Jordan Hot Springs – Sequoia NF, California

The Sequoia National Forest contains several stunning thermal springs that are perfect for soaking in to relax and relieve stress. One of the best is the Jordan Hot Springs located in Mineral King, a remote area in the southern part of the Sequoia National Forest accessed by a long, narrow, and winding road.

The Jordan Hot Springs are located at an elevation of 6,600 feet and are a short walk on a wide trail from the parking lot. It is a very popular spot and you will likely see others soaking in the pools. But even if you show up at the same time as other visitors, there is plenty of room to spread out and enjoy your own section of hot spring pools. And if you want complete privacy, you can hike the additional trail down to the upper section of pools where no one else has been since they dried up.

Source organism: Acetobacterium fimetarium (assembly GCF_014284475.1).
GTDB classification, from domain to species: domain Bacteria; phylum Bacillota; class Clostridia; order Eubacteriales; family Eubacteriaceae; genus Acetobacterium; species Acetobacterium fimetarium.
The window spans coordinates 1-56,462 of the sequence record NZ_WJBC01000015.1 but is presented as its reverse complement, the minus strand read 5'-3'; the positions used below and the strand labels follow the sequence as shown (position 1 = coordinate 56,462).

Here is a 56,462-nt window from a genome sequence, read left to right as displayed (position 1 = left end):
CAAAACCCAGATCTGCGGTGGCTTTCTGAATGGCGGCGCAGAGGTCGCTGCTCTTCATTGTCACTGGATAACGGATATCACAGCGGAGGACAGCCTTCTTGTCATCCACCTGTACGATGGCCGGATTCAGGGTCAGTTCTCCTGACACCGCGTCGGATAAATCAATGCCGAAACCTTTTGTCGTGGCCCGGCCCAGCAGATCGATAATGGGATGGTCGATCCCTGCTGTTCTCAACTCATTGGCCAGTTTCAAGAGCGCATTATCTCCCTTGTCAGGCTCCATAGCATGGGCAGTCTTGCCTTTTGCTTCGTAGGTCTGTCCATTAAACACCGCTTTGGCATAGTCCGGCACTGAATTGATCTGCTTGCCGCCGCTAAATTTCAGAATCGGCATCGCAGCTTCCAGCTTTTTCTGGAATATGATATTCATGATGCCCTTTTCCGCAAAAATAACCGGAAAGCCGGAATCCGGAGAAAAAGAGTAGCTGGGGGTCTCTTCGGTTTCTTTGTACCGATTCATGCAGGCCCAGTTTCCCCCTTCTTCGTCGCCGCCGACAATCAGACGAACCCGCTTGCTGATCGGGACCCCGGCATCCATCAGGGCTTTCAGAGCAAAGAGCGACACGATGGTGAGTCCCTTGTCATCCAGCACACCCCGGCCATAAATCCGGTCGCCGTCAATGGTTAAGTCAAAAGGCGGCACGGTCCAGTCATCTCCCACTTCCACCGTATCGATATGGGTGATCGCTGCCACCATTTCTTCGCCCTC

The Mineral King Valley and the Jordan Hot Springs area is popular in the winter when the snow makes the access road impassable. During summer months, it is a less traveled and more remote area of the Sequoia National Forest.

Those who are willing to make the nearly six-mile hike one way to Jordan Hot Springs, which is located in the Golden Trout Wilderness close to the Sequoia and Inyo national forests, can enjoy a relaxing soak in complete seclusion at the springs. Even though this hot spring pool is located well off the beaten path, it is quite popular, so there is a chance that there will be a lot of people there.